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EASTBIO Rapid mobile diagnostics for zoonotic pathogens in LMICs

Project Description

Royal (Dick) School of Veterinary Studies / The Roslin Institute

Zoonotic diseases are a major concern for poor livestock keepers in lower- & middle-income countries (LMICs) where they are exposed to a huge range of pathogens many of animal origin. The weak overstretched health systems in such setting means that most of these zoonotic diseases remain undiagnosed making their management and surveillance extremely complicated. This in-turn makes evidence-based policy and control programmes in these countries very difficult. For example; 60.7% of fevers treated in Tanzania are diagnosed and managed as malaria, while malaria is the true diagnosis for only 1.6%. Large scale non-selective malarial treatement could explain the currently reported increase in resistance to anti-malarials. This also has major implications for the development and spread of antimicrobial resistance (AMR) given the blanket use of broad-spectrum antibiotics. There is therefore need to develop and or adapt current available techniques to address to answer the following questions;

a) What is the level of mis-diagnosis and management of pyrexic conditions
b) What is the diagnostic performance, of newer, more affordable and less labour-intensive diagnostic tools.
c) How can they be used to improve diagnostic accuracy of pyrexic conditions.

Rapid on-site diagnosis would be a major step forward, and small portable PCR and LAMP devices exist and these are valuable tools for understanding where to direct resources for the control of infectious diseases.
In this project you will investigate the use of nanopore sequencers, LAMP and new credit card sized PCR systems with field samples and compare to conventional diagnostic tests.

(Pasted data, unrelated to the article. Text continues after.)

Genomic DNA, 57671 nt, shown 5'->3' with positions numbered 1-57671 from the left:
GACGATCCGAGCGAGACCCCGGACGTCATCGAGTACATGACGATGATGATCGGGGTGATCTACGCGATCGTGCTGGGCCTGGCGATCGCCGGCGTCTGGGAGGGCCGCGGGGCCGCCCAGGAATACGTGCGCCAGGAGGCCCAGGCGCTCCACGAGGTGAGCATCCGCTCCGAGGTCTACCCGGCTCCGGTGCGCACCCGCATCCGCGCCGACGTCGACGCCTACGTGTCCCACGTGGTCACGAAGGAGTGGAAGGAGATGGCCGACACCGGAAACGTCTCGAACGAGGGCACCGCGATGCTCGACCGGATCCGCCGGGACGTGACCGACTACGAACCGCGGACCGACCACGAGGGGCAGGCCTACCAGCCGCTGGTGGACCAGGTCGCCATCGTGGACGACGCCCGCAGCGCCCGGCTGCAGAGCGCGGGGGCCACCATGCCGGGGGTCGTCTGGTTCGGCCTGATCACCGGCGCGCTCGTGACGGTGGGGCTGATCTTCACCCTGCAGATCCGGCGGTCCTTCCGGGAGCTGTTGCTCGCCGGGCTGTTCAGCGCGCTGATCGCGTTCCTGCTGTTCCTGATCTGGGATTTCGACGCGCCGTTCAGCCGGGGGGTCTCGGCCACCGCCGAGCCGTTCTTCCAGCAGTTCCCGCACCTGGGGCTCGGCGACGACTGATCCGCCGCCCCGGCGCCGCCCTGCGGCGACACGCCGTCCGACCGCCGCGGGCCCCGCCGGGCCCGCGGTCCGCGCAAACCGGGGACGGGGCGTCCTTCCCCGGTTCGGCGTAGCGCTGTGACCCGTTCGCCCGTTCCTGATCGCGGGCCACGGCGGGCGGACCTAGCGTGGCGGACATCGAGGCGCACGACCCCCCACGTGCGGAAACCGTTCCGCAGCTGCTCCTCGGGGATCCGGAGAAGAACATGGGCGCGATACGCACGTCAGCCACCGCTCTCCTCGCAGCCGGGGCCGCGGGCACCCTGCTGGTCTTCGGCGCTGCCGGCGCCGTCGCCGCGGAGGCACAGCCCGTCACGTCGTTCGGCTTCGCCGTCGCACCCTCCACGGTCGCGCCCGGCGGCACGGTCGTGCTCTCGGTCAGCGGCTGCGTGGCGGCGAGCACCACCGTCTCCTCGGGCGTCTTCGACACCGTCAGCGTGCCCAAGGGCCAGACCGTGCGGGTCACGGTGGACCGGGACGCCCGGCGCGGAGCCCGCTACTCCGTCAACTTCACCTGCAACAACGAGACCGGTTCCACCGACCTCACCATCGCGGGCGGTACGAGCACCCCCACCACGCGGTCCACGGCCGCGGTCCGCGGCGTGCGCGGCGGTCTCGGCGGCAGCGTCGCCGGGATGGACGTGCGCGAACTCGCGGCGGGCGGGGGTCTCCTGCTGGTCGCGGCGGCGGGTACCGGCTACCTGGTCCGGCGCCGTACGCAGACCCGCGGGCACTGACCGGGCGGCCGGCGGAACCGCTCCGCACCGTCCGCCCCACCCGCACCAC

Initial pathogen samples will include samples from pyrexic human cases from an ongoing One Health project on AMR in Uganda and samples from livestock in Cameroon, Kenya and Tanzania, but there will be opportunity to collect additional samples and try your protocols and algorithms in the field in later years. In particular this project will build upon existing Roslin-African collaborations including the National ANIMAL Disease Diagnostics and Epidemiology Centre (NADDEC)

Ministry of Agriculture, Animal industry and Fisheries, Uganda.

This project combines sequencing technology, PCR, and field epidemiology and the student will be trained in laboratory, field work, computer programming and data science.

All candidates should have or expect to have a minimum of an appropriate upper 2nd class degree. To qualify for full funding students must be UK or EU citizens who have been resident in the UK for 3 years prior to commencement.

Funding Notes

Completed application form along with your supporting documents should be sent to our PGR student team at

Please send the reference request form to two referees. Completed forms for University of Edinburgh, Royal (Dick) School of Veterinary Studies and the Roslin Institute project should be returned to by the closing date: 5th January 2020.

It is your responsibility to ensure that references are provided by the specified deadline.
Download application and reference forms via:
View Website


[1] Crump et al. (2013) Etiology of Severe Non-malaria Febrile Illness in Northern Tanzania: A Prospective Cohort Study. PLoS Negl Trop Dis 7(7): e2324.
[2] Real-time, portable genome sequencing for Ebola surveillance, Quick et al, Nature 530, 228–232 (2016)

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